Portrait of Alain Locke, c. 1907. Source: The A.M.E. Church Review, vol. 24 no. 1, July 1907, via Wikipedia.
Many New York City public schools are named in honor of prominent figures in American and world history. The NYC LGBT Historic Sites Project compiled a list of the 25 public schools named after gay men, lesbians, and bisexuals, although only one — Harvey Milk High School — intentionally honors an LGBT individual. This list includes Alain L. Locke Magnet School for Environmental Stewardship, in Manhattan.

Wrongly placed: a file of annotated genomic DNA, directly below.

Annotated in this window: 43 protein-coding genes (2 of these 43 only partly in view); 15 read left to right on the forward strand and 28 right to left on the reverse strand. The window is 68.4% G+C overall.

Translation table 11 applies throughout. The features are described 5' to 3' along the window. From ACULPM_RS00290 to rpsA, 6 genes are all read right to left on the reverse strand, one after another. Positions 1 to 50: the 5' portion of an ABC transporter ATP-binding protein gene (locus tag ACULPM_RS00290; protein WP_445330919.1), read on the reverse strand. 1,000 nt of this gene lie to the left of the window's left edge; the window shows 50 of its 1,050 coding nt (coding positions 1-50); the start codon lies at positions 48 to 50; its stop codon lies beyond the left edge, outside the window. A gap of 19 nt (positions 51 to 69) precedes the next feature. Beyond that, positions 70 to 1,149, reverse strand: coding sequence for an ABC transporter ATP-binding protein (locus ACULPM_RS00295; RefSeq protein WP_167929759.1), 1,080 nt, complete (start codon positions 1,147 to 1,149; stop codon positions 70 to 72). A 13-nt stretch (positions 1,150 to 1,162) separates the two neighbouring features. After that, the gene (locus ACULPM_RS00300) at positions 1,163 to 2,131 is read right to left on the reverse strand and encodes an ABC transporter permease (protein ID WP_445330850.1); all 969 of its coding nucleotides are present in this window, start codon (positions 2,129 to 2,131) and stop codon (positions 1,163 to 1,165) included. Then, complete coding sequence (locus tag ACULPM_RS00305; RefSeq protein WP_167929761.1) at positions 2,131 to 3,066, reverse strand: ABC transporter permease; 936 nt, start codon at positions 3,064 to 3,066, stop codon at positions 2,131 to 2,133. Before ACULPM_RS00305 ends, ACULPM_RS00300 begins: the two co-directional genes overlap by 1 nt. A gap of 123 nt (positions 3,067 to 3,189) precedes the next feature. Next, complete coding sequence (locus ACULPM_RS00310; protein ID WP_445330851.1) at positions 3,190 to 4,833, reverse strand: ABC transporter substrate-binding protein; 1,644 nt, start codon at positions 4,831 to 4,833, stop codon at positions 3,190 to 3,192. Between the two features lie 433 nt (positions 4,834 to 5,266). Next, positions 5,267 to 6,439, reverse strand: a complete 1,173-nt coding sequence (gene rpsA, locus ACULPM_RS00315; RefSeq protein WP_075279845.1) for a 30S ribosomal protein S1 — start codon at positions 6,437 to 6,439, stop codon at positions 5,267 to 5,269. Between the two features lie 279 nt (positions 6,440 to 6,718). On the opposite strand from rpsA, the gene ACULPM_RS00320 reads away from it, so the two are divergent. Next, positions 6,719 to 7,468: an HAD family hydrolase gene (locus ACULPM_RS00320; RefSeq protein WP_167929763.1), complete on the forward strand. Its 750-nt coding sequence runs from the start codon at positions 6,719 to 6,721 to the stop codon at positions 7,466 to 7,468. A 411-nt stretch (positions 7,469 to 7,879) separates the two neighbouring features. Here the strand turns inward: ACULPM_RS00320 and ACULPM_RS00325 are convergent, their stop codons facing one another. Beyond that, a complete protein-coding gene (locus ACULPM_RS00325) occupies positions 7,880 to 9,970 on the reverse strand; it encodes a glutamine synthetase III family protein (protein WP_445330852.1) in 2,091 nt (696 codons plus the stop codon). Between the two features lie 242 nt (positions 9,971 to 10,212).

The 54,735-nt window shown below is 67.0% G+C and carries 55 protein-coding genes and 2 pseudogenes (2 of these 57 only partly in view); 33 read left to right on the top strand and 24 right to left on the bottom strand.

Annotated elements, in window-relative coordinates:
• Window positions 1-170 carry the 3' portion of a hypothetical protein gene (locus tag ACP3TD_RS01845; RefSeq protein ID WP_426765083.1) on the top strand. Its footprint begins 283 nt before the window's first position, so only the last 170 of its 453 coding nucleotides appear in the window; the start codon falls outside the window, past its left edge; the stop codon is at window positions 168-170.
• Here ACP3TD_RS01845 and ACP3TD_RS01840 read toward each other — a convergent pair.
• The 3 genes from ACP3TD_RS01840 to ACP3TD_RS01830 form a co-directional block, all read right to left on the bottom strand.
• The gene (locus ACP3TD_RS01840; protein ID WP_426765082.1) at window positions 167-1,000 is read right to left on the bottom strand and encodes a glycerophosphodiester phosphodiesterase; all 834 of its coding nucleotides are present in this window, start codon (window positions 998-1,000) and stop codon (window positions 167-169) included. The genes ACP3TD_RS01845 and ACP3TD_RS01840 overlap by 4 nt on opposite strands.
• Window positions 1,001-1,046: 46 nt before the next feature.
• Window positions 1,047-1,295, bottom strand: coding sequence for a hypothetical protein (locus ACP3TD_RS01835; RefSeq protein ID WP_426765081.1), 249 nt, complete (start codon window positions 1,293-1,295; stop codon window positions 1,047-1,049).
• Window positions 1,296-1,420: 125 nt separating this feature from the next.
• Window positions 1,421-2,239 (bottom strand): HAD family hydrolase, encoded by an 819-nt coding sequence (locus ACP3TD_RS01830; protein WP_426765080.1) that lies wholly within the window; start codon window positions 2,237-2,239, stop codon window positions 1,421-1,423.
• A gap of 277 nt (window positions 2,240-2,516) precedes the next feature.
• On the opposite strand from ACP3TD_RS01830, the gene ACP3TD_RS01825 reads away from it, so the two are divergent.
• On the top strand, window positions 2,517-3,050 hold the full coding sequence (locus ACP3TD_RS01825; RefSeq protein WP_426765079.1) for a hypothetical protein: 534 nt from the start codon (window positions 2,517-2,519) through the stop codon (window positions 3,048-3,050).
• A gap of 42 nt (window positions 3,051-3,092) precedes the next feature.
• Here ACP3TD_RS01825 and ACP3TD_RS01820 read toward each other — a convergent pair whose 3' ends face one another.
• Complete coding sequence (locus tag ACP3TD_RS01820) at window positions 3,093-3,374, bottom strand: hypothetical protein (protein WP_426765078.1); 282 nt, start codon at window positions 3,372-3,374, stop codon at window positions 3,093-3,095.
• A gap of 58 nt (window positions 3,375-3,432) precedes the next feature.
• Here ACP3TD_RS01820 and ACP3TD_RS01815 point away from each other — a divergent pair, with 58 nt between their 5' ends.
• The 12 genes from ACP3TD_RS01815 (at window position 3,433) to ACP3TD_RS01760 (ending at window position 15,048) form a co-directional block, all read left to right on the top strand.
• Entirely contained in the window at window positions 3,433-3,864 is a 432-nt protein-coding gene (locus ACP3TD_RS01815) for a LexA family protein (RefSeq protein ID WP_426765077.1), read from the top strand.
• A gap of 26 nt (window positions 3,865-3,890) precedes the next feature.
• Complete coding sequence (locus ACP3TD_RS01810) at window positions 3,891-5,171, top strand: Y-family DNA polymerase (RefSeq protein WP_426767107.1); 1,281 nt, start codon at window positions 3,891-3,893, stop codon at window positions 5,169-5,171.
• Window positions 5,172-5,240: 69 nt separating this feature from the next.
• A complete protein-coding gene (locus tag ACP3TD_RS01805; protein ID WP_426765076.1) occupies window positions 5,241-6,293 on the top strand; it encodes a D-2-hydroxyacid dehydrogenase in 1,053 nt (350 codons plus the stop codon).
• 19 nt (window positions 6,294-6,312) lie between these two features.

Alain LeRoy Locke (1885-1954), known as the “Dean” of the Harlem Renaissance, which promoted Black art and culture, became the first African American to be selected as a Rhodes scholar, in 1907. Though largely based in Washington, D.C., as a professor of 41 years at Howard University, he often visited Harlem. In 1925, Locke authored the pioneering book The New Negro. He was a mentor to many figures of the Harlem Renaissance, including poets Countee Cullen, who credited Locke with helping him embrace his homosexuality, and Langton Hughes.